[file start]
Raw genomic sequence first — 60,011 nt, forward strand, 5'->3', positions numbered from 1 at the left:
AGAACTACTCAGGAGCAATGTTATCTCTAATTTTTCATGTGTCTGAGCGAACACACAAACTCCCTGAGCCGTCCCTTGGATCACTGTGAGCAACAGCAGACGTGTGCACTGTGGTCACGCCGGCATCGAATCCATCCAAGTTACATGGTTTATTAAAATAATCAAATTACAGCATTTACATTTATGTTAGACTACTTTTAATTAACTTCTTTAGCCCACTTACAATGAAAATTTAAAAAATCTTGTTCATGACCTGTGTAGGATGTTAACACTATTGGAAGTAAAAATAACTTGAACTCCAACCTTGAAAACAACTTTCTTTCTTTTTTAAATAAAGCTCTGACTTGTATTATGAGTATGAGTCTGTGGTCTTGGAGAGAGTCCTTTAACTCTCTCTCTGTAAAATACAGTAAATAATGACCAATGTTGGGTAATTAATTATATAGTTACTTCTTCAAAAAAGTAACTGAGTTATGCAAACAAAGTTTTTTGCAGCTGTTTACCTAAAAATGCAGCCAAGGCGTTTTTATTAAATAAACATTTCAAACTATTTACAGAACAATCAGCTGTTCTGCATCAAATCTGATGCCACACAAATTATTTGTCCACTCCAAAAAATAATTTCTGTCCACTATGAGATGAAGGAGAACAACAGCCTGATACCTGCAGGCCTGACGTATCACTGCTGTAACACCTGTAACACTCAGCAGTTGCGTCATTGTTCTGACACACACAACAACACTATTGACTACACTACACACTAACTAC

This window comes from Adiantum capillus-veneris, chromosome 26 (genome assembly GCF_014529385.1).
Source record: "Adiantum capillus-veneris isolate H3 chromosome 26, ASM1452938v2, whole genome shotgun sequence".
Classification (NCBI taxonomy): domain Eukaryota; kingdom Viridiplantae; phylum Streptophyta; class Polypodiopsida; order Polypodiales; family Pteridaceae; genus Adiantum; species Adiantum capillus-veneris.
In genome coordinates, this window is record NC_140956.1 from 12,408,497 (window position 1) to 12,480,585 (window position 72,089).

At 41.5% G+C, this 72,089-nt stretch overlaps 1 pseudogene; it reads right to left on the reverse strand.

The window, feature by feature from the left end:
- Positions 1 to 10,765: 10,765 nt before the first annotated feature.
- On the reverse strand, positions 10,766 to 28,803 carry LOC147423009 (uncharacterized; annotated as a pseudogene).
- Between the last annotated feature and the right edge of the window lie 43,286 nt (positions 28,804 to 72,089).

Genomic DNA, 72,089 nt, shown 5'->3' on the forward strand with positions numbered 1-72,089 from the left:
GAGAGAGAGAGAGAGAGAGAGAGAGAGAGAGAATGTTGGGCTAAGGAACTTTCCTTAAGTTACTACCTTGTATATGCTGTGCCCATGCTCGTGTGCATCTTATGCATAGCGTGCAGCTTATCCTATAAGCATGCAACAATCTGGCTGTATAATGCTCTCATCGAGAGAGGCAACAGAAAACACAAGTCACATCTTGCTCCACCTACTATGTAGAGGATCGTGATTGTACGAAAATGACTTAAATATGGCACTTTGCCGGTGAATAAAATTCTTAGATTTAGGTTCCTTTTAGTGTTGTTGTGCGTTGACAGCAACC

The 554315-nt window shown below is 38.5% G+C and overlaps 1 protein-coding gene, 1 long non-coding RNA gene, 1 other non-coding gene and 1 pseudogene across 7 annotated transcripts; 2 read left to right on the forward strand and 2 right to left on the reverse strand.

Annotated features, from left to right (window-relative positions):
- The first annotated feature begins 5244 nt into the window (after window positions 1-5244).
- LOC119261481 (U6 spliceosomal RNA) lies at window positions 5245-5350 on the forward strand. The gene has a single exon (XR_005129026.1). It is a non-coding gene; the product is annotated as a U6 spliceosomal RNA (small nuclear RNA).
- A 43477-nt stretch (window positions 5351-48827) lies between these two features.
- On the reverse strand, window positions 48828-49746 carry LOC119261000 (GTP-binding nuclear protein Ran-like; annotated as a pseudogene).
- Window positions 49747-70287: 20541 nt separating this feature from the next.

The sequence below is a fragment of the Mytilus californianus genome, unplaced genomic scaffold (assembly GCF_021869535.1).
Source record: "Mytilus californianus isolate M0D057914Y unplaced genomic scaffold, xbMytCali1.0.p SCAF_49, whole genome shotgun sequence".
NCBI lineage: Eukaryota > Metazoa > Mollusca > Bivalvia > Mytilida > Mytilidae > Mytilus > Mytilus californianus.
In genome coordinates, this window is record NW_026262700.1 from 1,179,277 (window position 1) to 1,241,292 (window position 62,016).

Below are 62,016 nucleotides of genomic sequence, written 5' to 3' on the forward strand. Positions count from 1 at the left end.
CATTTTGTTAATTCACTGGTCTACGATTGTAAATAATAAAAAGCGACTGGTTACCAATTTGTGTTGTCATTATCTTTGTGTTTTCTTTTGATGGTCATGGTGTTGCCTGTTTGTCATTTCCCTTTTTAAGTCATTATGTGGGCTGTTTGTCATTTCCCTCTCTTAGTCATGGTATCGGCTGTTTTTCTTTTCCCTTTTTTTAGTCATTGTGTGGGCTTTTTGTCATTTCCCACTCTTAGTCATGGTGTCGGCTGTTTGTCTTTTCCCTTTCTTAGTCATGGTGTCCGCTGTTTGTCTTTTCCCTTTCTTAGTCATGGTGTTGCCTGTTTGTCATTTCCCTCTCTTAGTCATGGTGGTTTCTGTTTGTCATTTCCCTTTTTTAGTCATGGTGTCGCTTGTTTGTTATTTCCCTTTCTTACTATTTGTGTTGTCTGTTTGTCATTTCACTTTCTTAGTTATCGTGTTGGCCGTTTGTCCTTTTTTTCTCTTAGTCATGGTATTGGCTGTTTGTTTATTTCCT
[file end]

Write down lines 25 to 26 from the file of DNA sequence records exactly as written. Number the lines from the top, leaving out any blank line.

Below are 62,016 nucleotides of genomic sequence, written 5' to 3' on the forward strand. Positions count from 1 at the left end.
CATTTTGTTAATTCACTGGTCTACGATTGTAAATAATAAAAAGCGACTGGTTACCAATTTGTGTTGTCATTATCTTTGTGTTTTCTTTTGATGGTCATGGTGTTGCCTGTTTGTCATTTCCCTTTTTAAGTCATTATGTGGGCTGTTTGTCATTTCCCTCTCTTAGTCATGGTATCGGCTGTTTTTCTTTTCCCTTTTTTTAGTCATTGTGTGGGCTTTTTGTCATTTCCCACTCTTAGTCATGGTGTCGGCTGTTTGTCTTTTCCCTTTCTTAGTCATGGTGTCCGCTGTTTGTCTTTTCCCTTTCTTAGTCATGGTGTTGCCTGTTTGTCATTTCCCTCTCTTAGTCATGGTGGTTTCTGTTTGTCATTTCCCTTTTTTAGTCATGGTGTCGCTTGTTTGTTATTTCCCTTTCTTACTATTTGTGTTGTCTGTTTGTCATTTCACTTTCTTAGTTATCGTGTTGGCCGTTTGTCCTTTTTTTCTCTTAGTCATGGTATTGGCTGTTTGTTTATTTCCT